The outfits were distinctly Bernie. As Bernie as the tie-dyed "BERNIE" shirts for sale outside the club. Or later, at the Hilton, like a Grateful Dead cassette stand.

Immigration was the theme, and everyone in the audience bore some proof of a journey. Because America offers life, freedom, and hope.

Sanders' own father emigrated from Poland to America at 17, a high school dropout who could barely speak English. As a Jew, he'd faced religious persecution.

Within one generation, Bernie Sanders' father contributed to the highest stratum of American society. In one generation, near hopelessness had transformed into Democracy, his son a congressman with a serious chance at the presidency.

Photo by Sean Ryan

That's the beauty of America. Come here broken and empty and gutted and voiceless. And, within your lifetime, you can mend yourself then become a pillar of society. Then, your son can become the President of the United States of America!

Four people gave speeches before Sanders. They took their time, excited and nervous. They putzed. Because how often do you get to introduce a presidential frontrunner?

All the native English speakers jammed their earpieces when the woman with the kind and dark energy took the stage.

Photo by Sean Ryan

She mumbled in Spanish and did not look up and said that, when her parents died, she couldn't go home for the funeral. She fought back tears. She swallowed hard to shock herself calm. And the room engulfed each silence between every word.

It felt more like a therapy session than a political rally. A grueling therapy session at that. Was that what drew people to Bernie Sanders, that deep anguish? That brisk hope? Or, rather, the cessation of it, through Sanders? And, of course, the resultant freedom? Was it what gave Sanders a saintlike ability to lead people into the realm of the confessional? Did he have enough strength to lead a revolution?

Photo by Sean Ryan

While other frontrunners hocked out money for appearances, like the studio lights, Sanders spent money on translators and ear-pieces. The impression I got was that he would gladly speak anywhere. To anyone. He had the transitory energy you can capture in the writings of Gandhi.

Photo by Sean Ryan

I'm not saying he's right or wrong — I will never make that claim, about any of the candidates, because that's not the point of this, not the point of journalism, amen — what I'm saying is he has the brutal energy of someone who can take the subway after a soiree or rant about life by a tractor or chuck it up with Sarah Silverman, surrounded wherever he goes.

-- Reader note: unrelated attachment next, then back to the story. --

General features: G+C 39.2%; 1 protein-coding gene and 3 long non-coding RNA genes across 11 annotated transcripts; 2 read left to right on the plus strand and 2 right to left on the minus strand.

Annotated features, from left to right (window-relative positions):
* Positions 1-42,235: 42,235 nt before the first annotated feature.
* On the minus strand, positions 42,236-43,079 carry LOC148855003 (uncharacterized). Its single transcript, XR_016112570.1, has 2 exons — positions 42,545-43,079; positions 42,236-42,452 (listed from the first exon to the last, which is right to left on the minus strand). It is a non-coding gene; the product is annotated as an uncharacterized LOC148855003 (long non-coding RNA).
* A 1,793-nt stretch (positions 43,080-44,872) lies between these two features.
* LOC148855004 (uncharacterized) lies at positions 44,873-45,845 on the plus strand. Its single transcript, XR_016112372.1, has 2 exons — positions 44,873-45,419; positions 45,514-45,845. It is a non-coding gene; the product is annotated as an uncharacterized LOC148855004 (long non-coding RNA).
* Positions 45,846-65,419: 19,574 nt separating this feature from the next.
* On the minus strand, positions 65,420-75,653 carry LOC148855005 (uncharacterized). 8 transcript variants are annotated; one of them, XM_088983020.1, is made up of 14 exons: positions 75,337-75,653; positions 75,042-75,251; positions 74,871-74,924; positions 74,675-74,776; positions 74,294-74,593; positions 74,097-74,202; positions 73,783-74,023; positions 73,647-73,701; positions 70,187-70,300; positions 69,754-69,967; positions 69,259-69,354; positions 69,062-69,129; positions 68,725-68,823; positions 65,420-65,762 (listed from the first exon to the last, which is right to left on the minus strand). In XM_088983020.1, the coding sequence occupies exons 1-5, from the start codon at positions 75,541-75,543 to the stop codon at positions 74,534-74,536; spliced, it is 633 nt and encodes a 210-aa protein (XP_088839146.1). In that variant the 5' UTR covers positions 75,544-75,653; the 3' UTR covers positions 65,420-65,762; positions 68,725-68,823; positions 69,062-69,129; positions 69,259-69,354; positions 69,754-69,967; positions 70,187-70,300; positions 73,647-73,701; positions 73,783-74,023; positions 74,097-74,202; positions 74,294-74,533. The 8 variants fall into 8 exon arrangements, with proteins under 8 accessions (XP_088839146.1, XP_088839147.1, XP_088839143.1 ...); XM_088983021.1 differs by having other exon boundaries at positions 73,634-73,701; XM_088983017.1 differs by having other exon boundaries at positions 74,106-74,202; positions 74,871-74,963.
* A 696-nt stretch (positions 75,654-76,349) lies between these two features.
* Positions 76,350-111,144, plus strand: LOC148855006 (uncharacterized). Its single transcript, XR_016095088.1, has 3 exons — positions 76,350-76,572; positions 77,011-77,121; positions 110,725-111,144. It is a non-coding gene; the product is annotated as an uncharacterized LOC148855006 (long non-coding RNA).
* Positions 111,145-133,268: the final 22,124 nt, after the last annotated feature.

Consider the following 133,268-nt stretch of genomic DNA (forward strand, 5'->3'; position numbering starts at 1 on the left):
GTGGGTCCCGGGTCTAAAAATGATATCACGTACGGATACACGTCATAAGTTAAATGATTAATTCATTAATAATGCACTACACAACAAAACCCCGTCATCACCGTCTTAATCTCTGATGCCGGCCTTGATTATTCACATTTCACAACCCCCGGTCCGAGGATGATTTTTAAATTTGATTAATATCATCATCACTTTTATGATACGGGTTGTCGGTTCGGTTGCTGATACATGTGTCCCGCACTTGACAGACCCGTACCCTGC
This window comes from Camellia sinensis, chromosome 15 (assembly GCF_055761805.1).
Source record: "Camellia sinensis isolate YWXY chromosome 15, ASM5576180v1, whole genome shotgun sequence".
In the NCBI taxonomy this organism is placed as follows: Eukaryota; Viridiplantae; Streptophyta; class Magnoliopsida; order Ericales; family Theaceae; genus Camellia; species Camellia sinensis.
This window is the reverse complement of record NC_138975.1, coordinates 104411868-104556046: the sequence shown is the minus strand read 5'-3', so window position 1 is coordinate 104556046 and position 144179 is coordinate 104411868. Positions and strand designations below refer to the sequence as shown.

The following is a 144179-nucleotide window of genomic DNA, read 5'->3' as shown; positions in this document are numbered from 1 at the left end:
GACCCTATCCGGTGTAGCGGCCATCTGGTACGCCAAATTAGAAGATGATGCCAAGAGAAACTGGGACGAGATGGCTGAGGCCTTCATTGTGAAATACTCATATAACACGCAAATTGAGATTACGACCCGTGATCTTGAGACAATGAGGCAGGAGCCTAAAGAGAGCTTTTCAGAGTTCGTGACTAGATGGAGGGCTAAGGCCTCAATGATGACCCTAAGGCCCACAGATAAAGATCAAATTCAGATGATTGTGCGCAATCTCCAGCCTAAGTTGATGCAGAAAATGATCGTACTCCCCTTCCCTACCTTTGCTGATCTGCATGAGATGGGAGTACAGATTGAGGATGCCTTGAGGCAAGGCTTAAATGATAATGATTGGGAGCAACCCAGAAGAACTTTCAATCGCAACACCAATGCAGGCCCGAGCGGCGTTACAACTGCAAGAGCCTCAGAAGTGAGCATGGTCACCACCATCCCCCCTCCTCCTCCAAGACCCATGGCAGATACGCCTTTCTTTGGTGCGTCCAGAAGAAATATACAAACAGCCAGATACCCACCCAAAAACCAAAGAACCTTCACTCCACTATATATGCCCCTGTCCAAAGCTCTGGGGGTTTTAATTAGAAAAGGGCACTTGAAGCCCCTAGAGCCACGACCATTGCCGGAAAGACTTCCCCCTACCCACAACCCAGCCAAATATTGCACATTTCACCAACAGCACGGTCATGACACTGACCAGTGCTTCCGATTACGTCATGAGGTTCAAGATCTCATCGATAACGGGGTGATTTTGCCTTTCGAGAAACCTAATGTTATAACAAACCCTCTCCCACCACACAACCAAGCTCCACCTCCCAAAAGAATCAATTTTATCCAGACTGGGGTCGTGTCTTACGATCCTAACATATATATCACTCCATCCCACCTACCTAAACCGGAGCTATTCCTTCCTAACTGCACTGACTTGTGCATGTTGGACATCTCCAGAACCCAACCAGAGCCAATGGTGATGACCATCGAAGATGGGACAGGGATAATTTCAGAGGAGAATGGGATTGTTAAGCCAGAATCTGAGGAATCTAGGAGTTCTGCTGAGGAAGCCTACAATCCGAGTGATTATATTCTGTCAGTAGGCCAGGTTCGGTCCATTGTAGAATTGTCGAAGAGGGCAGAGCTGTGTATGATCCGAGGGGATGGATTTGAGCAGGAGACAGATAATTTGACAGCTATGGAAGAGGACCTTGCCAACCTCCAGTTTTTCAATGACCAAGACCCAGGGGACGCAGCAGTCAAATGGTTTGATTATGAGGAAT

Without the slightest fanfare, Sanders emerged from behind the black curtain. The woman at the podium gasped a little. The room suctioned forward when he entered. In part because he was so nonchalant. And, again. That magnetism to a room when a famous or powerful or charming person enters. Not many people have it. Not many can keep it. Even fewer know how to brace it, to cull it on demand. But several of the candidates did. One or two even had something greater.

Photo by Sean Ryan

I'll only say that Bernie had it with a bohemian fervor, like he was a monk stranded in a big city that he slowly brings to God.

"We have a President who, for the first time in my lifetime, who is a President who is a racist," he shouted. "Who is a xenophobe and anti-immigrant. Who is a sexist. Who is a religious bigot. And who, is a homophobe. And, what is very disappointing is that, when we have a President, we do not necessarily expect to agree with him, or her, on every issue. But we do believe that one of the obligations is to bring people to-geth-ah. As Americans."

Photo by Sean Ryan

After listening silently for several minutes, the audience clapped. Their sweet response felt cultish. But, then again, what doesn't feel cultish these days? So this was cultish like memes are cultish, in a striving-to-understand kind of way.

"The essence of our campaign is in fact to bring people together," he said. "Whether they're black, or white, or latino, or Native American, or Asian-American. We understand that we are Americans."